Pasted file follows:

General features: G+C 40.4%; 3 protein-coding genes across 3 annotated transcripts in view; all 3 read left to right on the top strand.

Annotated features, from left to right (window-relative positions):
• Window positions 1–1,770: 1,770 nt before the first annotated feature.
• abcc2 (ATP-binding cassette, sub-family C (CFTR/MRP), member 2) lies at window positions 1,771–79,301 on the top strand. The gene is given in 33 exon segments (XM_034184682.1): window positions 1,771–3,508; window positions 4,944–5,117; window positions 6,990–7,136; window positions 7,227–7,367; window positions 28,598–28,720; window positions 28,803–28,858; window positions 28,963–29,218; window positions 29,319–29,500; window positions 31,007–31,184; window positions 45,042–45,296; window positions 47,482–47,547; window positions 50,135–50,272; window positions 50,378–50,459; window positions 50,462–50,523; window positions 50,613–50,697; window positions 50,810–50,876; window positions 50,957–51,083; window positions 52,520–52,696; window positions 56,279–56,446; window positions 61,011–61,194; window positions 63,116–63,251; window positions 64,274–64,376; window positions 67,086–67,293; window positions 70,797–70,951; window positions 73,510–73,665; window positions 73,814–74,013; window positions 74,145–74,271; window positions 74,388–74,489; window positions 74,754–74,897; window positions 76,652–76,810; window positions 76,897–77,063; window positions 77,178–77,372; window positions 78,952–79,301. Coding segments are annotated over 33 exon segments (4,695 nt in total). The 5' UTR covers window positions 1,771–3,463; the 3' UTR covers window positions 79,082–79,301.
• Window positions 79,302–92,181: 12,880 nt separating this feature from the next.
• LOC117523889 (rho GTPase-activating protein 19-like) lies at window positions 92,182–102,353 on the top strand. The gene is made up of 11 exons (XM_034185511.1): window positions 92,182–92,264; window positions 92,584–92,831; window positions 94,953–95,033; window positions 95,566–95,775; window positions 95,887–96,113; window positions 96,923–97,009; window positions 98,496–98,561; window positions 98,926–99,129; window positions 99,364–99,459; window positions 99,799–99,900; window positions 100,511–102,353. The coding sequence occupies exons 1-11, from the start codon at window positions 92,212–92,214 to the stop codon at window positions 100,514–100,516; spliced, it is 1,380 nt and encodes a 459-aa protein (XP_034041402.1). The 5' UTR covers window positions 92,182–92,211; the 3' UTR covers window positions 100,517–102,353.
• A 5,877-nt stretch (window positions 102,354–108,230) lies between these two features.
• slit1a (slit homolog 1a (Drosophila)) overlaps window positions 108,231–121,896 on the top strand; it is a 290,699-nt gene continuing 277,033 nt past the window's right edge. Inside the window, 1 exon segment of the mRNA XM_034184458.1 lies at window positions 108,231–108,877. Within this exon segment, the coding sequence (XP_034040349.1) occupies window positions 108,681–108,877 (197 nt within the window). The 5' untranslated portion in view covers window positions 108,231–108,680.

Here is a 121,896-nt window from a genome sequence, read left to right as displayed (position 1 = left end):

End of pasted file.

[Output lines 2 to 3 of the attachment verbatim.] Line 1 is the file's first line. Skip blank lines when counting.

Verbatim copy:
Annotated features, from left to right (window-relative positions):
• Window positions 1–1,770: 1,770 nt before the first annotated feature.